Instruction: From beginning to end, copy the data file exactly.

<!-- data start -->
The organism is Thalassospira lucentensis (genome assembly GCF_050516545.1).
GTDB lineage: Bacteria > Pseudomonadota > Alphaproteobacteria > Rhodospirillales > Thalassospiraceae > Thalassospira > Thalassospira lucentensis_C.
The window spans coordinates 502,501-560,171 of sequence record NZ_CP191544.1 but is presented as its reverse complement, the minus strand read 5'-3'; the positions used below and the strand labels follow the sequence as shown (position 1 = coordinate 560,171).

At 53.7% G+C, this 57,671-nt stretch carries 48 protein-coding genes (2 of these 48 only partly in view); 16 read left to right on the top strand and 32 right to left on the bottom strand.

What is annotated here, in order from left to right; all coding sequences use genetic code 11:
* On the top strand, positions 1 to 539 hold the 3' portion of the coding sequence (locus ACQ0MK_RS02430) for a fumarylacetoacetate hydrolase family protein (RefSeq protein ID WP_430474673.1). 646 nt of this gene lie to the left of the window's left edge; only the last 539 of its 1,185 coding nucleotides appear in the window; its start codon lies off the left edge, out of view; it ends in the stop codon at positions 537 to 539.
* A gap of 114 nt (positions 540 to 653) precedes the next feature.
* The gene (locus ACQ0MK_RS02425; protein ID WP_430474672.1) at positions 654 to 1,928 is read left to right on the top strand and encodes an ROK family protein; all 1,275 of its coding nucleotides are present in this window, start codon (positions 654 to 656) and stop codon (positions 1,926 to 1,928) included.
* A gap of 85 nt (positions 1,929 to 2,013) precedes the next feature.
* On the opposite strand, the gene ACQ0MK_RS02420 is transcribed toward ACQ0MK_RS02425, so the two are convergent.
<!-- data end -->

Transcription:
The organism is Thalassospira lucentensis (genome assembly GCF_050516545.1).
GTDB lineage: Bacteria > Pseudomonadota > Alphaproteobacteria > Rhodospirillales > Thalassospiraceae > Thalassospira > Thalassospira lucentensis_C.
The window spans coordinates 502,501-560,171 of sequence record NZ_CP191544.1 but is presented as its reverse complement, the minus strand read 5'-3'; the positions used below and the strand labels follow the sequence as shown (position 1 = coordinate 560,171).

At 53.7% G+C, this 57,671-nt stretch carries 48 protein-coding genes (2 of these 48 only partly in view); 16 read left to right on the top strand and 32 right to left on the bottom strand.

What is annotated here, in order from left to right; all coding sequences use genetic code 11:
* On the top strand, positions 1 to 539 hold the 3' portion of the coding sequence (locus ACQ0MK_RS02430) for a fumarylacetoacetate hydrolase family protein (RefSeq protein ID WP_430474673.1). 646 nt of this gene lie to the left of the window's left edge; only the last 539 of its 1,185 coding nucleotides appear in the window; its start codon lies off the left edge, out of view; it ends in the stop codon at positions 537 to 539.
* A gap of 114 nt (positions 540 to 653) precedes the next feature.
* The gene (locus ACQ0MK_RS02425; protein ID WP_430474672.1) at positions 654 to 1,928 is read left to right on the top strand and encodes an ROK family protein; all 1,275 of its coding nucleotides are present in this window, start codon (positions 654 to 656) and stop codon (positions 1,926 to 1,928) included.
* A gap of 85 nt (positions 1,929 to 2,013) precedes the next feature.
* On the opposite strand, the gene ACQ0MK_RS02420 is transcribed toward ACQ0MK_RS02425, so the two are convergent.